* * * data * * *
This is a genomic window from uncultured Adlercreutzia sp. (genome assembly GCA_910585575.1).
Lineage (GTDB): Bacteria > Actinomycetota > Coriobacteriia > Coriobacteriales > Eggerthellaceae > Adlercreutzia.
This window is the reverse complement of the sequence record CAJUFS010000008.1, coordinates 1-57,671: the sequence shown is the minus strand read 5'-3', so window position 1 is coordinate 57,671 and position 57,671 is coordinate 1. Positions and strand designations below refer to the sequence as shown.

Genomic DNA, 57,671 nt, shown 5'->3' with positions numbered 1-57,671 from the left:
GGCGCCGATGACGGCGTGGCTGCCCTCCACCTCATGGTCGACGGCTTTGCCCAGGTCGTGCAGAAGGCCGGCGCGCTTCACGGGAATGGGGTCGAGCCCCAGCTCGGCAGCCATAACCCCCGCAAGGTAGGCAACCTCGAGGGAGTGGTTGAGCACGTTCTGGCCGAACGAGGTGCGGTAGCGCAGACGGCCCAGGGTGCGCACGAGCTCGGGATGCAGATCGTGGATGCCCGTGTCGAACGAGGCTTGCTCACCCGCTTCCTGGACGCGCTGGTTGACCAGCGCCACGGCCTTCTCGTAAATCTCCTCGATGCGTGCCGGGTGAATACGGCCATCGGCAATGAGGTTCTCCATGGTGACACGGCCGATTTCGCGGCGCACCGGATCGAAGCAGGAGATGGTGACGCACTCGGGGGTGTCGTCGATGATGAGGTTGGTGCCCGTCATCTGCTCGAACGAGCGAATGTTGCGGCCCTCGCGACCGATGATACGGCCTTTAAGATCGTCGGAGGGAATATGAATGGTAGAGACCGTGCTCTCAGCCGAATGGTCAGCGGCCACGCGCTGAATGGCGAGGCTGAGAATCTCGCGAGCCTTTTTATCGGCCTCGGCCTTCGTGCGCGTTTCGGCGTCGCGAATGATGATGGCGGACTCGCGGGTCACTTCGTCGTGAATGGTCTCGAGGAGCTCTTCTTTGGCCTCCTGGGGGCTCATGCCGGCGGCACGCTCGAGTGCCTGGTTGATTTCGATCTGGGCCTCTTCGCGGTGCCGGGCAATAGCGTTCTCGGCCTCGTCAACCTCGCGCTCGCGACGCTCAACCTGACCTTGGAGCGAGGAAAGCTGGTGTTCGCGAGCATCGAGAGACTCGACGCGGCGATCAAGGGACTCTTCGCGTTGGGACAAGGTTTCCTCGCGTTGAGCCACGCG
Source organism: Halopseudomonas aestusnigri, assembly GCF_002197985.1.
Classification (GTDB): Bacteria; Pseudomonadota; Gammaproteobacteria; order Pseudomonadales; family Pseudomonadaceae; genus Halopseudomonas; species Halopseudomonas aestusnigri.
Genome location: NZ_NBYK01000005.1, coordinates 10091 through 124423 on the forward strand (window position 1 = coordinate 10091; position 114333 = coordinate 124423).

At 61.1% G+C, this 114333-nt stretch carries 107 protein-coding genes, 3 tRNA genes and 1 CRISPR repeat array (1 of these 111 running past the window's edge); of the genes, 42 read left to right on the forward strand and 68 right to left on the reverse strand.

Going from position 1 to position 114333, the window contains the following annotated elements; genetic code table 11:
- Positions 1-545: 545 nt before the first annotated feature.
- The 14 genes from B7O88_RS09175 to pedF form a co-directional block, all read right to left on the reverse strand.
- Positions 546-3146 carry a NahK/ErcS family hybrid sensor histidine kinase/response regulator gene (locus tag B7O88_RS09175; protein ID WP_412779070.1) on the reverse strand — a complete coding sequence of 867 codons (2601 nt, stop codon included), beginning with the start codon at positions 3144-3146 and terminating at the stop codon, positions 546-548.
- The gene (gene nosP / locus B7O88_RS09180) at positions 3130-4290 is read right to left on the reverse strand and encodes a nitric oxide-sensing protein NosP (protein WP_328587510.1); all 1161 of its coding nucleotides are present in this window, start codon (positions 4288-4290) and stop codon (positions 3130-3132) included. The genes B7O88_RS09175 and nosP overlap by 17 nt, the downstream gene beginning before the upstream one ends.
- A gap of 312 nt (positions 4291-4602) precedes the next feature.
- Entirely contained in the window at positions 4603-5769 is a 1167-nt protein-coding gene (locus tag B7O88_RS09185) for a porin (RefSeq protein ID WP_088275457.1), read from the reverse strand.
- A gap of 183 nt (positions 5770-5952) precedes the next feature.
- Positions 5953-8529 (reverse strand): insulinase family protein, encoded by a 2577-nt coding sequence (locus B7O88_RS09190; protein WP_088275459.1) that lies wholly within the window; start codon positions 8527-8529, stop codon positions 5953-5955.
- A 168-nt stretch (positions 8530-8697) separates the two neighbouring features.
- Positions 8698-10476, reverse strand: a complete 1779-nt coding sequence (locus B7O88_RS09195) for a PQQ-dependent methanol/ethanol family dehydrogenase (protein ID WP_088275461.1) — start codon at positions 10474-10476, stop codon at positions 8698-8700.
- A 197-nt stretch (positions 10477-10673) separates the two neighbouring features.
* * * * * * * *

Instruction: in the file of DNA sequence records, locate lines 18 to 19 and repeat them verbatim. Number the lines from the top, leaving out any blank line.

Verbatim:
- Positions 5953-8529 (reverse strand): insulinase family protein, encoded by a 2577-nt coding sequence (locus B7O88_RS09190; protein WP_088275459.1) that lies wholly within the window; start codon positions 8527-8529, stop codon positions 5953-5955.
- A 168-nt stretch (positions 8530-8697) separates the two neighbouring features.